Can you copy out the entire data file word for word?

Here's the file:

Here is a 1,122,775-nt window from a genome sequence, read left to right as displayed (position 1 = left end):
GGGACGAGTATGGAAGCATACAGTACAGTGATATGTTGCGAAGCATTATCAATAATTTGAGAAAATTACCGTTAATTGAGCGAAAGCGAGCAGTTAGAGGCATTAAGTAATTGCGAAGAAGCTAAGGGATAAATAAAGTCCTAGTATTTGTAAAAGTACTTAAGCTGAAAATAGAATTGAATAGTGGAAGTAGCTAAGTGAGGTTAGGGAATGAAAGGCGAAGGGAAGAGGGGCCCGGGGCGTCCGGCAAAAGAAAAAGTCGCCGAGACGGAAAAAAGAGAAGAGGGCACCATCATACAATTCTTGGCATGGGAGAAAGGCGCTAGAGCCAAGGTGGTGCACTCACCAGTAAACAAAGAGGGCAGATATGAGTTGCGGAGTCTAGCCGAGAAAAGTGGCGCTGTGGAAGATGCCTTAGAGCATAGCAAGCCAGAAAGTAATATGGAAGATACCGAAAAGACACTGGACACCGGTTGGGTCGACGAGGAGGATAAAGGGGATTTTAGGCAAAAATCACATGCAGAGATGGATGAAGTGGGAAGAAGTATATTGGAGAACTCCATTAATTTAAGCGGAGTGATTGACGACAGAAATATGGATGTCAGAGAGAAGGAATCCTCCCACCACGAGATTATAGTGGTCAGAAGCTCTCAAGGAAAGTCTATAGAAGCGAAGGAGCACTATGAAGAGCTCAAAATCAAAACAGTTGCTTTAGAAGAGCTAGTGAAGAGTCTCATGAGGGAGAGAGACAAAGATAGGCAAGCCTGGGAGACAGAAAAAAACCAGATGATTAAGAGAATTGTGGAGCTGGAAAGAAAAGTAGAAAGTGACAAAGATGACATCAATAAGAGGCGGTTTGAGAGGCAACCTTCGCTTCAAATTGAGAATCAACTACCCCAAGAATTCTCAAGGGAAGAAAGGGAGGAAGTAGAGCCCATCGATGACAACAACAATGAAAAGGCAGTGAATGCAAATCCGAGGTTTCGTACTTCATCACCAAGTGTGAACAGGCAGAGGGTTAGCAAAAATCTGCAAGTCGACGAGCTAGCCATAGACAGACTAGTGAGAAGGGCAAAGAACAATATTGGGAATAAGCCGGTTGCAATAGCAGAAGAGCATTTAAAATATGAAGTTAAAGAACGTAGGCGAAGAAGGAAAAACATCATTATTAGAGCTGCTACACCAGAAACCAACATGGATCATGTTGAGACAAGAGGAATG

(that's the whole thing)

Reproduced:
Here is a 1,122,775-nt window from a genome sequence, read left to right as displayed (position 1 = left end):
GGGACGAGTATGGAAGCATACAGTACAGTGATATGTTGCGAAGCATTATCAATAATTTGAGAAAATTACCGTTAATTGAGCGAAAGCGAGCAGTTAGAGGCATTAAGTAATTGCGAAGAAGCTAAGGGATAAATAAAGTCCTAGTATTTGTAAAAGTACTTAAGCTGAAAATAGAATTGAATAGTGGAAGTAGCTAAGTGAGGTTAGGGAATGAAAGGCGAAGGGAAGAGGGGCCCGGGGCGTCCGGCAAAAGAAAAAGTCGCCGAGACGGAAAAAAGAGAAGAGGGCACCATCATACAATTCTTGGCATGGGAGAAAGGCGCTAGAGCCAAGGTGGTGCACTCACCAGTAAACAAAGAGGGCAGATATGAGTTGCGGAGTCTAGCCGAGAAAAGTGGCGCTGTGGAAGATGCCTTAGAGCATAGCAAGCCAGAAAGTAATATGGAAGATACCGAAAAGACACTGGACACCGGTTGGGTCGACGAGGAGGATAAAGGGGATTTTAGGCAAAAATCACATGCAGAGATGGATGAAGTGGGAAGAAGTATATTGGAGAACTCCATTAATTTAAGCGGAGTGATTGACGACAGAAATATGGATGTCAGAGAGAAGGAATCCTCCCACCACGAGATTATAGTGGTCAGAAGCTCTCAAGGAAAGTCTATAGAAGCGAAGGAGCACTATGAAGAGCTCAAAATCAAAACAGTTGCTTTAGAAGAGCTAGTGAAGAGTCTCATGAGGGAGAGAGACAAAGATAGGCAAGCCTGGGAGACAGAAAAAAACCAGATGATTAAGAGAATTGTGGAGCTGGAAAGAAAAGTAGAAAGTGACAAAGATGACATCAATAAGAGGCGGTTTGAGAGGCAACCTTCGCTTCAAATTGAGAATCAACTACCCCAAGAATTCTCAAGGGAAGAAAGGGAGGAAGTAGAGCCCATCGATGACAACAACAATGAAAAGGCAGTGAATGCAAATCCGAGGTTTCGTACTTCATCACCAAGTGTGAACAGGCAGAGGGTTAGCAAAAATCTGCAAGTCGACGAGCTAGCCATAGACAGACTAGTGAGAAGGGCAAAGAACAATATTGGGAATAAGCCGGTTGCAATAGCAGAAGAGCATTTAAAATATGAAGTTAAAGAACGTAGGCGAAGAAGGAAAAACATCATTATTAGAGCTGCTACACCAGAAACCAACATGGATCATGTTGAGACAAGAGGAATG